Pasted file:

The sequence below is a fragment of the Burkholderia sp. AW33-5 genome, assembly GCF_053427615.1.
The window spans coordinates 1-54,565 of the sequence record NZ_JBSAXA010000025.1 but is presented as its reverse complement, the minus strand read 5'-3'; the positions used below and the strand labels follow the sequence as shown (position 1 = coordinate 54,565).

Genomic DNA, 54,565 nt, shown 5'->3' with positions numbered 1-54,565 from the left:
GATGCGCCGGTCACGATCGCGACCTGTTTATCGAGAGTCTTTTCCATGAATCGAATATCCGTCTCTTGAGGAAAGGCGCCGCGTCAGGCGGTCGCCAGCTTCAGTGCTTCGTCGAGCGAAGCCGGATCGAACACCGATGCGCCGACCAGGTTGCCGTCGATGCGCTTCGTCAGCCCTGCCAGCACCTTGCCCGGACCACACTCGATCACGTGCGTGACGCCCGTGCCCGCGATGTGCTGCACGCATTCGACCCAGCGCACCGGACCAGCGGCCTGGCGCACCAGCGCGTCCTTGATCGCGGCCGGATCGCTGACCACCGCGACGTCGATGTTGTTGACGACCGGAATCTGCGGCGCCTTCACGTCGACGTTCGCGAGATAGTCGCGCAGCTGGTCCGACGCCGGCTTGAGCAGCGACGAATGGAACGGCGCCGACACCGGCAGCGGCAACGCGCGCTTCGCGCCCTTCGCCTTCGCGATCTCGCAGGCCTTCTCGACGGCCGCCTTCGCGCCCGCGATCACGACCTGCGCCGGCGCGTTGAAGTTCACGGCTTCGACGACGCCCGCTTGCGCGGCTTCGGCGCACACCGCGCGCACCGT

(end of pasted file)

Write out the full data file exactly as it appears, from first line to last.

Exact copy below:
The sequence below is a fragment of the Burkholderia sp. AW33-5 genome, assembly GCF_053427615.1.
The window spans coordinates 1-54,565 of the sequence record NZ_JBSAXA010000025.1 but is presented as its reverse complement, the minus strand read 5'-3'; the positions used below and the strand labels follow the sequence as shown (position 1 = coordinate 54,565).

Genomic DNA, 54,565 nt, shown 5'->3' with positions numbered 1-54,565 from the left:
GATGCGCCGGTCACGATCGCGACCTGTTTATCGAGAGTCTTTTCCATGAATCGAATATCCGTCTCTTGAGGAAAGGCGCCGCGTCAGGCGGTCGCCAGCTTCAGTGCTTCGTCGAGCGAAGCCGGATCGAACACCGATGCGCCGACCAGGTTGCCGTCGATGCGCTTCGTCAGCCCTGCCAGCACCTTGCCCGGACCACACTCGATCACGTGCGTGACGCCCGTGCCCGCGATGTGCTGCACGCATTCGACCCAGCGCACCGGACCAGCGGCCTGGCGCACCAGCGCGTCCTTGATCGCGGCCGGATCGCTGACCACCGCGACGTCGATGTTGTTGACGACCGGAATCTGCGGCGCCTTCACGTCGACGTTCGCGAGATAGTCGCGCAGCTGGTCCGACGCCGGCTTGAGCAGCGACGAATGGAACGGCGCCGACACCGGCAGCGGCAACGCGCGCTTCGCGCCCTTCGCCTTCGCGATCTCGCAGGCCTTCTCGACGGCCGCCTTCGCGCCCGCGATCACGACCTGCGCCGGCGCGTTGAAGTTCACGGCTTCGACGACGCCCGCTTGCGCGGCTTCGGCGCACACCGCGCGCACCGT